Like any other genre, astrophotography has its many challenges. And if you plan to shoot Milky Way and get the best of your shots, you should invest some time in planning, preparing and learning. In this video from B&H and SLR Lounge, photographer Matthew Saville shares five great tips that will help you take stunning Milky Way photos.
1. Use apps to locate the Milky Way core
The Milky Way core isn’t visible every single night of the year. So, use apps to tell you when and where to find the Milky Way core so that you can plan ahead and be sure that you’ll get your shots. Some of the apps you can try out are Sun Surveyor, PhotoPills (iOS/Android), and The Photographer’s Ephemeris (iOS/Android).
2. Use a sturdy tripod and a fast wide angle lens
Two most important things for photographing the night sky are a sturdy tripod and a fast, sharp lens. There is a wide variety of sturdy tripods that you can buy and that will last you a lifetime. As for the lenses, Matthew suggests that you start with a 14mm f/2.8, but he notes that some photographers prefer a 24mm f/1.4. No matter the lens and the tripod you choose, it’s important that you go out and put them to use: practice, learn, and develop your personal style.
3. Scout your location before it gets dark
This is a very important step not just for taking great photos – but also for your personal safety. Arrive well before sunset, explore the location, set everything up and then wait for the dark.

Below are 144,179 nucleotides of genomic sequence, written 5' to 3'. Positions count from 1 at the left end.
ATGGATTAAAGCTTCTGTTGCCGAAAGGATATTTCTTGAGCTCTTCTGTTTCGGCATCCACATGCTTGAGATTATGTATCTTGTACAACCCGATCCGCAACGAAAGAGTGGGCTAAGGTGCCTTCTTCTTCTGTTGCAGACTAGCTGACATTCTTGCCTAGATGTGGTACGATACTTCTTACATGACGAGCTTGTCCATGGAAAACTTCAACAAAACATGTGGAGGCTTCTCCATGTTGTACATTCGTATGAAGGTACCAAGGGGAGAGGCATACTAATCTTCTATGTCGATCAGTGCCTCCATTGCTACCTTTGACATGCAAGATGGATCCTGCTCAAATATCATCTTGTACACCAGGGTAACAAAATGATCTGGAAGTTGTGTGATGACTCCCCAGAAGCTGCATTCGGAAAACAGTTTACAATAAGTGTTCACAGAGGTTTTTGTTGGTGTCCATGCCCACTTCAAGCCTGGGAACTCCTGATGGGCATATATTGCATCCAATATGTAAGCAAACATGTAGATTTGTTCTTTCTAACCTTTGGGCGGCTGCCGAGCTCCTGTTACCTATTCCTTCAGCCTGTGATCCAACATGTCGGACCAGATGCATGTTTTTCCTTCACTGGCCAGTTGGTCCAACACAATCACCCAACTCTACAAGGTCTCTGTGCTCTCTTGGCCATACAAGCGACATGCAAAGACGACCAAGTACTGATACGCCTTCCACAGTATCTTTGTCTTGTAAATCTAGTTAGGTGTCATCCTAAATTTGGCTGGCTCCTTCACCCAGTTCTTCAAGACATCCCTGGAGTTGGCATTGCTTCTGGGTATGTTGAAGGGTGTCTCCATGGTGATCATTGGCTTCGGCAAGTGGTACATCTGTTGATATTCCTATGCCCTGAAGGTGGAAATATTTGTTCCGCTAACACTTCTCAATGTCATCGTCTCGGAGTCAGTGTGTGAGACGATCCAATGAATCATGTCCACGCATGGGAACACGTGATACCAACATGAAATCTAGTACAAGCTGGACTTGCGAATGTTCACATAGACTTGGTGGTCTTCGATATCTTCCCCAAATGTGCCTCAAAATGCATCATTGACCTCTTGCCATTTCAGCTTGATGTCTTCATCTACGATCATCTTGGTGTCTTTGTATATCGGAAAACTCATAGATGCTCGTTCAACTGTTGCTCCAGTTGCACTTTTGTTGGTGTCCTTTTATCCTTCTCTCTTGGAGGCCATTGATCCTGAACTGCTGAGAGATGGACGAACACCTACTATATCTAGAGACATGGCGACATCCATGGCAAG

4. Shoot the foreground before it gets completely dark
Matthew suggests that you photograph the foreground before it gets completely dark, and then shoot the starry sky later when the night falls. This way you can take two good exposures and merge them in Photoshop. If you shoot everything when the night falls, the foreground is likely to turn out underexposed and terribly noisy. But if you want to take your shots as single exposures, you can plan your shoot on the night when there’s moonlight to light the foreground.
5. Remember the 500 Rule
Finally, remember the 500 Rule. The Earth’s rotation will cause the stars to move in your photo if the shutter speed is too long, which will give you star trails. To avoid this, the rule is to take the number 500, and divide it with your focal length. This should give you the shutter speed that you can use and not have the stars move.
However, the number 500 doesn’t really work with the modern high-megapixel cameras. So, Matthew suggests that you use 200 or 300 and divide it with your focal length, which will give you a more reliable result.
So, other than the right gear, you need some planning and location scouting before you begin to shoot. Rely on the apps to help you plan, and use this video as a check list to guide you towards stellar Milky Way shots.